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My hiking buddy Hillbilly never meets a stranger.
He eschews all formality and addresses everyone in the same laid back way.
He doesn’t like to brag,
but after a few days everyone starts to notice how helpful and
knowledgeable he can be. It got to the point where he would hold court
every afternoon at our shelter. We would all sit around, and shoot the
breeze, and people would nonchalantly ask him things about the trail,
gear, or what the best way was to do this or that. Hillbilly would always
have an answer and a joke.
 
Growing up in Wetumpka, Alabama as the son of German immigrants,
Hillbilly knew college wasn’t for him. Being mechanically inclined, he
decided to go to trade school and learned how to work on heating and
air systems. Living at home until he was nearly 30, Hillbilly had
it made. He raced road bikes, mountain bikes, and rode motorcycles. He
finally got married and moved out of his parents’ house and took a job
with TRANE HVAC in Atlanta.
 
Hillbilly has three main strengths. First of all, he is a mechanical
genius. He can fix anything. Miles from the house on a long mountain
bike ride one day, his rear wheel exploded. The metal rim had
literally peeled away from the wheel. Hillbilly didn’t
blink an eye. He stopped, took the wheel off, and in about five
minutes had repaired the wheel with zip ties and duct tape. “Well, I
guess we should head back,” he said. And we did.
 
His second strength is that he never meets a stranger. He is so much
fun to be around because he has crazy stories to tell and is always
laughing and joking. And for all his mechanical and gear knowledge, he
doesn’t go around giving unwarranted advice. I know several folks who just love to give advice. You mention something and they are all of a sudden telling you exactly how to do it ‘the right way.’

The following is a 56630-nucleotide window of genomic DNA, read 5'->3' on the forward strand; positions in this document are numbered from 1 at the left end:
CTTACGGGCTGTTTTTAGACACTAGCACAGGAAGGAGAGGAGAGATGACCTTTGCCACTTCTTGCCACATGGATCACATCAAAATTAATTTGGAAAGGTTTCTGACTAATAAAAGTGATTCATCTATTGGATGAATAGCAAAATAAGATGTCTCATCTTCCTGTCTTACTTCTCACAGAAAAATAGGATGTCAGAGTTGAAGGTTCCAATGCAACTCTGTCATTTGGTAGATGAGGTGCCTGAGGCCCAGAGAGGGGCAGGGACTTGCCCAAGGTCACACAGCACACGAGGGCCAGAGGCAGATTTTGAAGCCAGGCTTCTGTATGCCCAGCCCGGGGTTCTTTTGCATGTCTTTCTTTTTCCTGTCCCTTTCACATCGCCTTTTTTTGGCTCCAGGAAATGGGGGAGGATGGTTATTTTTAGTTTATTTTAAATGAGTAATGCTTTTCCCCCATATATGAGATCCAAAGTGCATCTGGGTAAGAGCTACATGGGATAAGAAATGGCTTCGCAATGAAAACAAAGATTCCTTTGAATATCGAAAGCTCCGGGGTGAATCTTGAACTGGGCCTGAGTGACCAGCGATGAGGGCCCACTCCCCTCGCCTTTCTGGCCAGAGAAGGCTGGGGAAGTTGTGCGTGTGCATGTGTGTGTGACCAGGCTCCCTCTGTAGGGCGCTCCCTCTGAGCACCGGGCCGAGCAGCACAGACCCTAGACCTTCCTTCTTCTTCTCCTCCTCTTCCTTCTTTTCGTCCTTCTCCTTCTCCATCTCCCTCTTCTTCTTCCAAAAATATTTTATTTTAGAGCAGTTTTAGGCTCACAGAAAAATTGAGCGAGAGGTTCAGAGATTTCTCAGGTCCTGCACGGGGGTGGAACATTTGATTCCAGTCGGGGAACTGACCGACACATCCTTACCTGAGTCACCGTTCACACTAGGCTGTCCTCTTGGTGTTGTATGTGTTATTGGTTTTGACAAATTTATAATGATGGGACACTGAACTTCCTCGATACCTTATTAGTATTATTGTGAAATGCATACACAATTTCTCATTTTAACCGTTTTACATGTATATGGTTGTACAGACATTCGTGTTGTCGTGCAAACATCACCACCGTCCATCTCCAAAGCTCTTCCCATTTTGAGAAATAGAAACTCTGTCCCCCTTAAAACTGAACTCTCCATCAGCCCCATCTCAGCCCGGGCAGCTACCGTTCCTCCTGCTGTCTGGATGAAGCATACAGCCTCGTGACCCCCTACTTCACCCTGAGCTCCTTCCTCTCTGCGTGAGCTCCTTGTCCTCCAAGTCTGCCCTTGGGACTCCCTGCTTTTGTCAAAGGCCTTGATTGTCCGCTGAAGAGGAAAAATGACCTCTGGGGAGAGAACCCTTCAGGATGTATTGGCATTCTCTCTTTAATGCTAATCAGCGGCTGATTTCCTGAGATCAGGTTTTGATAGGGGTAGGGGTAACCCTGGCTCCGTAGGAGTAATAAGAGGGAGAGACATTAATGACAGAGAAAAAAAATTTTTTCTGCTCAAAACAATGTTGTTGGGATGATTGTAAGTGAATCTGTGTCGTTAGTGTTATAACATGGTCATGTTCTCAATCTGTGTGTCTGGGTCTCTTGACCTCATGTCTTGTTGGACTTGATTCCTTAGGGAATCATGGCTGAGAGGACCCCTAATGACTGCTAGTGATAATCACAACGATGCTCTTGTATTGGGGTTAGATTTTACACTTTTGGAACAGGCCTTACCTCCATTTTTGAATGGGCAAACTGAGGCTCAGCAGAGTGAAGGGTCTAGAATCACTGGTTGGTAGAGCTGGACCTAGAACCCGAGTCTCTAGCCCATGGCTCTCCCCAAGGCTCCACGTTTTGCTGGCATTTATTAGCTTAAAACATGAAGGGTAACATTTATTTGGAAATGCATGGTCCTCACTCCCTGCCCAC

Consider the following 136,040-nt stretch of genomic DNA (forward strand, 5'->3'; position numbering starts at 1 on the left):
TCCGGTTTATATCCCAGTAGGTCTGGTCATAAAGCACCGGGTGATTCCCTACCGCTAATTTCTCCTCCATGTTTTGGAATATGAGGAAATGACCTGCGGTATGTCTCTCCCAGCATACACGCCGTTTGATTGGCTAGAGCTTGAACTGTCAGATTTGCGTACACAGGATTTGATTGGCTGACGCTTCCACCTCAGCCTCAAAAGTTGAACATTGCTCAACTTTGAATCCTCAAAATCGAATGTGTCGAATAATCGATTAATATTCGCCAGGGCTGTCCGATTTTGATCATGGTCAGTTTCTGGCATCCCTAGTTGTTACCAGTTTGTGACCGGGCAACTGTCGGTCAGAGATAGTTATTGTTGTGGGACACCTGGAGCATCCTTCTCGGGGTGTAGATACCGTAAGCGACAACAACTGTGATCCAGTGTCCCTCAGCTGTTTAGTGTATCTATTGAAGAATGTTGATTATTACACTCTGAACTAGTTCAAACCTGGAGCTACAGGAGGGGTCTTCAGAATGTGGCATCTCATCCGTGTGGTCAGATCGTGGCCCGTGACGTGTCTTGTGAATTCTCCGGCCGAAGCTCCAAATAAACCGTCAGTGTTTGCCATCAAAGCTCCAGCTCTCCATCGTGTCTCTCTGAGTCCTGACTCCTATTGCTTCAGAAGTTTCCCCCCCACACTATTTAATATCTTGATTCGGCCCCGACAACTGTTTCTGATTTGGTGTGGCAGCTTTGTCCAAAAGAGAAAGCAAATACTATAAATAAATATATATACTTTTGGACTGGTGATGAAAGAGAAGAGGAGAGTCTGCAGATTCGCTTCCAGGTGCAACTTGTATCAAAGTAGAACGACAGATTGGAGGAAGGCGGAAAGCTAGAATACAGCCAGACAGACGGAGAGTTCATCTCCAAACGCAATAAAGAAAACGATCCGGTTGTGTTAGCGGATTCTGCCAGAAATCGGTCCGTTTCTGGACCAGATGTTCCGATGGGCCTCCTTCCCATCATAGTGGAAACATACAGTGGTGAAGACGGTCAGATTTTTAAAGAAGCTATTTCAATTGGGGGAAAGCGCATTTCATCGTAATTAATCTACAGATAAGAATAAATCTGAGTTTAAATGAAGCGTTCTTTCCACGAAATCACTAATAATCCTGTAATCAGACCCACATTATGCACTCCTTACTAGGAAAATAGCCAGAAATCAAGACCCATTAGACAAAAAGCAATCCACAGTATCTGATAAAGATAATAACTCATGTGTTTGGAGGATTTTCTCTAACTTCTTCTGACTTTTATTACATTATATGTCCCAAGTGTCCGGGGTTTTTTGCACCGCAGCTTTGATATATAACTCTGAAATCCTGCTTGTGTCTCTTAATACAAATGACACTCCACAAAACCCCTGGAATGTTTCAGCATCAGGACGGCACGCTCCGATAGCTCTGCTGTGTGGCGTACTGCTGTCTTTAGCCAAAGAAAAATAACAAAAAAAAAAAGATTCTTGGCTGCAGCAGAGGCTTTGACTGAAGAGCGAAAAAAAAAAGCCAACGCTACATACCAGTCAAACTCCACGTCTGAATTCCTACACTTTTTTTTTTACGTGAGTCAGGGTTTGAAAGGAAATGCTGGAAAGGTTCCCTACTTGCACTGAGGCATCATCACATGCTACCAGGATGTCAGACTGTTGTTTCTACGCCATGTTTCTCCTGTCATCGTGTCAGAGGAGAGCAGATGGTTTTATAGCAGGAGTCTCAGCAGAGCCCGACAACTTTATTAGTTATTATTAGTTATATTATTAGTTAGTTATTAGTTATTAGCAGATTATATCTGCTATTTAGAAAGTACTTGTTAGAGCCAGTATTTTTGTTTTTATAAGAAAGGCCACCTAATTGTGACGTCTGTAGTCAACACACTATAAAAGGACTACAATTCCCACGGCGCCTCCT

Once I was asking advice about a girl from my buddy Zak, and he said, “I could tell you what to know about her and spoil the surprise, or I can stay silent and let you discover for yourself what it is you seek.”  
Wisely spoken, sir.
 
While Hillbilly never meets a stranger, I am almost the opposite. I
believe that I blend in well with people and get along with everyone,
but that deep down I’m actually difficult to get to know. So he and I
make a good pair on the trail. His final strength, perhaps the most important, is that he knows himself. Yes, this sounds very Yoda-like but it’s true. He knows his limits. He knows his gear, his abilities, when to eat, drink, sleep. And he makes no apologies. My parents would often host parties where we would all hang out around the campfire, whoopin’ and hollerin’ down by the river. Hillbilly would be right there with us, having a great time. But then when he was done, he was done. Even if the night was young.
“Seeee ya!” he’d say and trot off, hop in his old Cushman truck and take off.

Adam Rambin is an ESOL-teaching, kayaking, hiking, bass playing, Sasquatch-writing adventurer. He also too the picture above. And he has more writing adventures on the way. Stay tuned for the next exciting installment in Adam’s A.T. hiking saga!

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